Academic journal article Research Quarterly for Exercise and Sport

The Influence of Self-Determination in Physical Education on Leisure-Time Physical Activity Behavior

Academic journal article Research Quarterly for Exercise and Sport

The Influence of Self-Determination in Physical Education on Leisure-Time Physical Activity Behavior

Article excerpt

Using a multitheory approach, this study was designed to investigate the influence of urban adolescents' perceived autonomy and competence in physical education on their physical activity intentions and behaviors during leisure time. A transcontextual model was hypothesized and tested. Urban adolescents (N = 653, ages 11-15 years) completed questionnaires assessing relevant psychological constructs and moderate to vigorous physical activity and then had their cardiorespiratory fitness assessed with the Progressive Aerobic Cardiovascular Endurance Run (PACER) test. Based on our structural equation modeling analyses and fit indexes, the transcontextual model adequately fit the data. We concluded that the two theoretical frameworks SDT and theory of planned behavior--can be integrated to provide an enhanced understanding of the influence of physical education on leisure-time physical activity. The results revealed that perceived autonomy and competence in physical education are interrelated and function as a whole for enhancing leisure-time physically active intentions and behavior.

Key words: perceived autonomy and competence, transcontextual model, urban adolescents

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According to the U.S. National Standards for Physical Education (National Association for Sport and Physical Education [NASPE], 2004), an important goal in physical education is to provide students with the necessary knowledge, skill, and competence to participate in physical activity outside of school during their leisure time. It is assumed that physical education will significantly influence students' leisure-time physical activity involvement and subsequent health (NASPE, 2004). Nevertheless, empirical research that addresses this carryover process is scarce; especially research examining how physical education teachers or physical education programs can effectively orient students toward regular leisure-time physical activity. The current study was designed to address this shortcoming. Specifically, by using a multitheory approach (Hagger, Chatzisarantis, Culverhouse, & Biddle, 2003), we adopted constructs from two social cognitive theories--Self-Determination Theory and Theory of Planned Behavior--to investigate the psychological mechanisms by which urban adolescents' motivation in physical education transfers into their leisure-time physical activity.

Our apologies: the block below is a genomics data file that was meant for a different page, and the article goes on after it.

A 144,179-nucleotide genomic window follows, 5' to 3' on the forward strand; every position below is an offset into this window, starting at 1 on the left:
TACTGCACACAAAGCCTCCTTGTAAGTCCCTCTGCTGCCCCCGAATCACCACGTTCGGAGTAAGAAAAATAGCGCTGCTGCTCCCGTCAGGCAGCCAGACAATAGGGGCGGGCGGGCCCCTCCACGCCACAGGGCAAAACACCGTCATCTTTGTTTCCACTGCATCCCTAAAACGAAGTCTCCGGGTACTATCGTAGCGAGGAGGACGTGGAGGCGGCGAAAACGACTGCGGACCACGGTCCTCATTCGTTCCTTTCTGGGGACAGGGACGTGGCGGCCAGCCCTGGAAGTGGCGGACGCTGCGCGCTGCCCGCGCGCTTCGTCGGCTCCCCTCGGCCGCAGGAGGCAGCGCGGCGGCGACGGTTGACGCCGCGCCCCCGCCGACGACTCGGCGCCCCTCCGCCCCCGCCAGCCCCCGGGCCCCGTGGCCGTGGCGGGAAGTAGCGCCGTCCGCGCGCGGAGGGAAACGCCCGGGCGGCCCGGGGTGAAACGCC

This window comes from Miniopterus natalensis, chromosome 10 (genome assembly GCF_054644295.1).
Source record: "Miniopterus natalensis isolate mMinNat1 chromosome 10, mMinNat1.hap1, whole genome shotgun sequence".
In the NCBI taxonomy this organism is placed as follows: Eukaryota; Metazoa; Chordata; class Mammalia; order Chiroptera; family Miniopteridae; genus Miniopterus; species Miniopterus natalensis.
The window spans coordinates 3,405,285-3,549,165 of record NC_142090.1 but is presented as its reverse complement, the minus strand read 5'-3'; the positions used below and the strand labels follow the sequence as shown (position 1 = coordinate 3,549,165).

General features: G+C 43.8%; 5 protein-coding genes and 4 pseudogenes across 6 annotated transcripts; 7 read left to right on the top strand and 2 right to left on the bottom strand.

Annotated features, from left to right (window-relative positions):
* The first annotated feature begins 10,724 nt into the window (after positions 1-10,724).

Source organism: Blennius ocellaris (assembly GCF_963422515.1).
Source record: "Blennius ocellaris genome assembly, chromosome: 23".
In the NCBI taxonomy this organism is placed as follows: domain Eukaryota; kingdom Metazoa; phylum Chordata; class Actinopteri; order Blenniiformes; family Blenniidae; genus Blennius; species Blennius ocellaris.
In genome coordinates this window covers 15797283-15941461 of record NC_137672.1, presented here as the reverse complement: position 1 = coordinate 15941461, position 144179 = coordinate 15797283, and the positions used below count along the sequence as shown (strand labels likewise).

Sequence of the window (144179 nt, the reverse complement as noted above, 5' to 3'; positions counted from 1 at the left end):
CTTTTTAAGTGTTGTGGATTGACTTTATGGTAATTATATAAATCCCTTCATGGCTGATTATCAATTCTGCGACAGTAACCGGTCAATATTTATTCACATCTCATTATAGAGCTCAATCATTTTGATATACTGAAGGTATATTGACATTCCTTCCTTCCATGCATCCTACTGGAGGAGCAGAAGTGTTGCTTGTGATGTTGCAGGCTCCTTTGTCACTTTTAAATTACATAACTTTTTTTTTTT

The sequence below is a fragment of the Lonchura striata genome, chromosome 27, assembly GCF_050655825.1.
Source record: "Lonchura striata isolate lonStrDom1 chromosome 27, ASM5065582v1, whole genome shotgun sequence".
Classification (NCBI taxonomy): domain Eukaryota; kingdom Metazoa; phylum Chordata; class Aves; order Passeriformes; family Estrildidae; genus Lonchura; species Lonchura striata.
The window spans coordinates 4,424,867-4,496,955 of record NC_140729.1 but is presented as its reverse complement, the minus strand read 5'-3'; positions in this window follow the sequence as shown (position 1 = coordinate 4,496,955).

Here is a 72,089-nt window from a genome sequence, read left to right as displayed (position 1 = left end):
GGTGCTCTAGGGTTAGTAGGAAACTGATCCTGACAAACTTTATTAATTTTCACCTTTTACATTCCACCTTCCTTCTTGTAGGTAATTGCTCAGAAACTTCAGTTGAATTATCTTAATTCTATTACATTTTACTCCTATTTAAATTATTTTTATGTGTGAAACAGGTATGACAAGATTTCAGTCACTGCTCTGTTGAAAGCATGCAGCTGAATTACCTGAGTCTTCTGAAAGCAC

Compared to rural adolescents, urban adolescents report fewer convenient locations in which to be active, such as gymnasia and parks, making it more difficult to be physically active (Sallis et al., 1996). In fact, for most urban adolescents, school physical education is the only structured opportunity for them to learn the knowledge and skills necessary to participate in a variety of physical activities and exercises (Chen& Hancock, 2006). However, urban physical education has its challenges. High poverty rates, broad ethnic diversity, increased violence, academically failing schools, and declining tax bases in urban communities (Ng, 2003) significantly challenge teachers' efforts to implement quality programs (Cothran & Ennis, 1997; McCaughtry, Barnard, Martin, Shen, & Kulinna, 2006; Pope & O'Sullivan; 2003). Given such unique challenges and the many ways they impinge on teachers' work, we believe it is important to understand how physical education programs and physical education teachers can work through those challenges and enhance urban adolescents' leisure-time physical activity.

Self-Determination Theory (SDT)

Self-determination theorists suggest that psychological needs are essential for growth and well being in every human being (Deci & Ryan, 2000). They posit that within the educational domain, opportunities to experience autonomy, competence, and relatedness (each representing a basic psychological need) are essential in promoting satisfaction and optimal learning (Reeve, Bolt, & Cai, 1999). According to SDT, the need for autonomy refers to the basic need to experience one's behavior as self-endorsed or volitional (Deci & Ryan, 2000). …

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